The effects of helium based atmospheric pressure cold plasma (APCP) on wound healing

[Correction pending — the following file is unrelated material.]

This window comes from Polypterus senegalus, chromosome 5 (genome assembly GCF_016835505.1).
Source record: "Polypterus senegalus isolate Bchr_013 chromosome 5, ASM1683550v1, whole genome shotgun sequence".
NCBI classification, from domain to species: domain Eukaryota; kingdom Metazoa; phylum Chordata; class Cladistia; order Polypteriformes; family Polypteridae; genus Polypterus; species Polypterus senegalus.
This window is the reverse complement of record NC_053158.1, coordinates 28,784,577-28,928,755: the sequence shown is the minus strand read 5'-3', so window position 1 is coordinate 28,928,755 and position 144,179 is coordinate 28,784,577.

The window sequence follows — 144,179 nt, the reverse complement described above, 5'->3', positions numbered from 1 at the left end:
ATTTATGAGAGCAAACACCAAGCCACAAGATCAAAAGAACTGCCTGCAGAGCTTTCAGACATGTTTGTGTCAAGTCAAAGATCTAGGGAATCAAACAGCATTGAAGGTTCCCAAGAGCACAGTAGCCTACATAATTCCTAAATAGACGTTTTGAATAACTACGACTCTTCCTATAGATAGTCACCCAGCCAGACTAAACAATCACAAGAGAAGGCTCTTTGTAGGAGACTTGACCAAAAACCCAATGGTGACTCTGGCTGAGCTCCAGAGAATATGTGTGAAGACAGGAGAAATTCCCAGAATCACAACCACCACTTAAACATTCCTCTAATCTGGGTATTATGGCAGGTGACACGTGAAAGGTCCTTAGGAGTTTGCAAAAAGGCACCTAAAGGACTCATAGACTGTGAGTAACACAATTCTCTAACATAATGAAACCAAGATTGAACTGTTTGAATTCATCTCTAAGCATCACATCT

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Cold plasmas have been proposed for many applications in medicine, such as tissue disinfection and wound healing. Their antibacterial effects have been well demonstrated and depend mainly to the action of reactive oxygen species or ROS, but the molecular mechanisms promoting tissue regeneration in wound healing are not yet fully understood. We previously reported that the applications of 2-5 min of atmospheric pressure cold plasma (APCP) generated by helium ionization is effective in the inactivation bacteria without any visible changes in cells and tissues (1) and the aim of the presented study is to ascertain if the same doses of APCP are able to promote wound healing. At this purpose we tested the effects of APCP exposure on dermal fibroblasts viability obtained from 3 different donors by means of MTT and Tunnel test, in presence or absence of a potent antioxidant such as 5mM N-acetylcystein (NAC). To define the cellular response to APCP, we then analyzed by real-time PCR the expression changes of selected genes involved in oxidative stress-related response (OGG1, GPX1) and wound repair (IL1beta, IL6, TNFα, FGF2, TGFβ, SMAD3, α-SMA, collagen I) in the plasma treated cells cultures. Our results demonstrated that in all the three different fibroblasts cultures, 2 min APCP application did not cause any variation of viability 2 h after treatment and increased significantly after 24 h (p<0.05). In fibroblasts of two donors we also found at this time a significant increase of viability of cell exposed for 2 min to APCP when compared to the untreated control. Moreover, NAC pretreatment positively affected the viability of one cell preparations. Evaluation of apoptosis (Tunel test) on all fibroblast preparations treated with 2 min APCP and monitored after 24 h revealed that the number of apoptotic nuclei was comparable to those detected in untreated cells. RT-PCR analysis of cells two hours after APCP treatment revealed only a transient increasing in GPX1, IL6, FGF2 and TNFα mRNA levels. In conclusion, cell exposure of 2 min APCP, a dose that inactivates skin pathogens, maintain or increase their viability, but revealed a transitory alteration of the expression of some genes involved in oxidative stress and wound repair.